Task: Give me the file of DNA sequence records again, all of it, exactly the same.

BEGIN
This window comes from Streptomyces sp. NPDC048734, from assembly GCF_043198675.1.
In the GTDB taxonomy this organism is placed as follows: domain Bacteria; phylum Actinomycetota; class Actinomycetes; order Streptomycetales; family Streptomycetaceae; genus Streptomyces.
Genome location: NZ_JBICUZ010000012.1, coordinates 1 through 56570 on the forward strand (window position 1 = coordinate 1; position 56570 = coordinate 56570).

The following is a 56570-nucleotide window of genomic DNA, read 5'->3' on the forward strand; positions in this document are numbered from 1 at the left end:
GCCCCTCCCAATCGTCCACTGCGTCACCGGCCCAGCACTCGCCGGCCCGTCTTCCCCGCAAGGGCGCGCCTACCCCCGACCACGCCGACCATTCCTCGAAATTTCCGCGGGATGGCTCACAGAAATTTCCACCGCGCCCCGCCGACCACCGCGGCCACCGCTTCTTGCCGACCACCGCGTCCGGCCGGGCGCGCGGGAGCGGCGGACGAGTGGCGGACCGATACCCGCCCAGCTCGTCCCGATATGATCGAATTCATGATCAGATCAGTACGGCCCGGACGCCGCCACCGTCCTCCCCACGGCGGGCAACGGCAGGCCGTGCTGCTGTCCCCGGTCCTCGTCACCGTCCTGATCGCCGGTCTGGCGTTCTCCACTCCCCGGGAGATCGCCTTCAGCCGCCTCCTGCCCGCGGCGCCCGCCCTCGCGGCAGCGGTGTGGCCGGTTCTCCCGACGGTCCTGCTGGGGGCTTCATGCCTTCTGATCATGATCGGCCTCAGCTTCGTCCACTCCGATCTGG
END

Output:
This window comes from Streptomyces sp. NPDC048734, from assembly GCF_043198675.1.
In the GTDB taxonomy this organism is placed as follows: domain Bacteria; phylum Actinomycetota; class Actinomycetes; order Streptomycetales; family Streptomycetaceae; genus Streptomyces.
Genome location: NZ_JBICUZ010000012.1, coordinates 1 through 56570 on the forward strand (window position 1 = coordinate 1; position 56570 = coordinate 56570).

The following is a 56570-nucleotide window of genomic DNA, read 5'->3' on the forward strand; positions in this document are numbered from 1 at the left end:
GCCCCTCCCAATCGTCCACTGCGTCACCGGCCCAGCACTCGCCGGCCCGTCTTCCCCGCAAGGGCGCGCCTACCCCCGACCACGCCGACCATTCCTCGAAATTTCCGCGGGATGGCTCACAGAAATTTCCACCGCGCCCCGCCGACCACCGCGGCCACCGCTTCTTGCCGACCACCGCGTCCGGCCGGGCGCGCGGGAGCGGCGGACGAGTGGCGGACCGATACCCGCCCAGCTCGTCCCGATATGATCGAATTCATGATCAGATCAGTACGGCCCGGACGCCGCCACCGTCCTCCCCACGGCGGGCAACGGCAGGCCGTGCTGCTGTCCCCGGTCCTCGTCACCGTCCTGATCGCCGGTCTGGCGTTCTCCACTCCCCGGGAGATCGCCTTCAGCCGCCTCCTGCCCGCGGCGCCCGCCCTCGCGGCAGCGGTGTGGCCGGTTCTCCCGACGGTCCTGCTGGGGGCTTCATGCCTTCTGATCATGATCGGCCTCAGCTTCGTCCACTCCGATCTGG